Layered double hydroxide (LDH)-based photocatalysts have attracted great attention in the fields of environment and energy (e.g., degradation of pollutants, water splitting for solar fuel production), owing to their unique intercalation structure with highly dispersed metal cations and exchangeable anions, large specific surface areas, and remarkable adsorption capacities. This chapter aims to review and summarize the recent advances in the synthesis and photocatalytic applications of LDH-based materials. Typically, several important strategies have been developed for the fabrication of LDH-based photocatalysts by tuning the composition of the host layers, intercalating guest sensitizers, and constructing nanocomposites. The obtained photocatalysts exhibit excellent performances in the fields of pollutant degradation, water splitting, and reduction of CO2 into carbon sources. The fabrication and application of LDH-based photocatalysts represent a promising direction in the development of LDH-based multifunctional materials, which will contribute to the progress of chemistry and material science.
Mingfei Shao, Min Wei, David G. Evans, Xue Duan

Bio-Layered Double Hydroxides Nanohybrids for Theranostics Applications

Bio-related science has been one of the most important fields in the viewpoint of health and welfare of human being. A biofunctionalization of inorganic nanoparticles becomes more and more important in the near future, since it allows what is called theranostics, a new concept of next-generation medicine that combines therapeutics and diagnosis. Ever since the notion of intercalative bioinorganic nanohybrids was created based on the layered double hydroxide (LDH) material, a variety of bio-LDH nanohybrids have been developed to provide new opportunities toward theranostic biomedical applications. In this chapter, we review the structural chemistry of several bio-LDH nanohybrids available for gene and drug delivery system and focus on the platform strategies for advanced theranostic system. The cellular trafficking mechanism of LDH and cancer therapeutic efficacy along with diagnostic imaging of the bio-LDH nanohybrids are also discussed in in vitro as well as in vivo studies.
Dae-Hwan Park, Goeun Choi, Jin-Ho Choy

Photochromic Intercalation Compounds

Photochromism of intercalation compounds has been investigated so far. Starting from fundamental studies on the photochromic reactions of the dyes in the presence of layered materials, the precise design of the nanostructures of intercalation compounds toward controlled photochemical reactions and the creation of novel photoresponsive supramolecular systems based on layered solids have been a topic of interests. Various layered materials with different surface chemistries have been used as hosts for the controlled orientation, and aggregation of the intercalated dyes and the states of the intercalated guests affected photoresponses. Molecular design of the photochromic dyes has also been conducted in order to organize them on layered solids with the desired manner. On the other hand, layered solids with such functions as semiconducting and magnetic have been examined to host photochromic dyes for the photoresponsive changes in the materials’ properties.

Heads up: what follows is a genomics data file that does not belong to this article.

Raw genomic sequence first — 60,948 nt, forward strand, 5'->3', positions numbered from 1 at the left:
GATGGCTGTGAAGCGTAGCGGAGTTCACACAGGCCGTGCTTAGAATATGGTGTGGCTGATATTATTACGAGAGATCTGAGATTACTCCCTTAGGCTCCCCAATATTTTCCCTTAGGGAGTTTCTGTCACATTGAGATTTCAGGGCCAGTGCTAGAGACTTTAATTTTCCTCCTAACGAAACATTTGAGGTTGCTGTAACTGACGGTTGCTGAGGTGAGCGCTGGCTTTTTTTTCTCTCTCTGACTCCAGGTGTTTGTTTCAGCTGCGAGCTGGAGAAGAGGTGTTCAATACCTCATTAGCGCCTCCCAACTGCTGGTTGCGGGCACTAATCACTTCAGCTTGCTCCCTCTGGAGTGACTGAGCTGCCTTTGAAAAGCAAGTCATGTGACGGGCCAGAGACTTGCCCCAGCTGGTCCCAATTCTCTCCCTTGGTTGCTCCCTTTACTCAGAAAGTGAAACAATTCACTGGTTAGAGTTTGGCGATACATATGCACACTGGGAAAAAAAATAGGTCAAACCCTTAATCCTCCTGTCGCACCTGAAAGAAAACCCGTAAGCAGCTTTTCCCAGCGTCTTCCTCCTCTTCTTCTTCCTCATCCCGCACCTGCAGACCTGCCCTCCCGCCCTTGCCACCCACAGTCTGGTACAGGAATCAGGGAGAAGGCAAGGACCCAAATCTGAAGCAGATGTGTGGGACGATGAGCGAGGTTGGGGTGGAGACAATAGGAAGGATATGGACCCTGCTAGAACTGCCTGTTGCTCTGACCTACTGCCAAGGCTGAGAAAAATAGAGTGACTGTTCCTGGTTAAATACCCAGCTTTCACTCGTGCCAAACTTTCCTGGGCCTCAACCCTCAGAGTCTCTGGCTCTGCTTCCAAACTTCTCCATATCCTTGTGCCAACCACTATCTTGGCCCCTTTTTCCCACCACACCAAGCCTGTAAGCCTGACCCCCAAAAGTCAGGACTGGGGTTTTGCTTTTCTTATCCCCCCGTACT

Tomohiko Okada, Minoru Sohmiya, Makoto Ogawa

Photochemistry of Graphene

As a two-dimensional (2D) giant polycyclic aromatic molecule, graphene provides a great opportunity for studying the behaviors of chemical reactions in two dimensions. However, the chemistry of graphene is challenging because of its extreme inertness due to the highly delocalized π electron system. Recently, photogenerated free radicals have been demonstrated to effectively activate the chemical reactions of graphene. Such kinds of graphene photochemistry provide a new route for the covalent functionalization and band structure engineering of zero-gap graphene. In this chapter, the graphene photochemistry based on photogenerated free radicals is reviewed, including photohalogenation, photoarylation, photoalkylation, and photocatalytic oxidation. Although most photochemical reactions on graphene can be inspired by its small organic analogues, graphene photochemistry is of particular attraction due to its infinite 2D geometry, which offers a platform for studying geometry-correlated covalent chemistry, including single- and double-sided covalent addition reactions, asymmetric chemistry on two faces of monolayer graphene, edge-selective chemistry, and interlayer coupling-dependent few-layer graphene chemistry. In addition to the modulation of surface properties and the band structure engineering, new 2D derivatives and superlattices with fascinating features beyond mother graphene can be built by graphene photochemistry, which greatly expands the graphene family and its attraction. This chapter also summarizes the potential applications of graphene photochemistry with a specific focus being laid on the general consideration and understanding of graphene photochemistry towards electronic/optoelectronic devices and materials science. At the end, a brief discussion on the future directions, challenges, and opportunities in this emerging area is provided.
Liming Zhang, Zhongfan Liu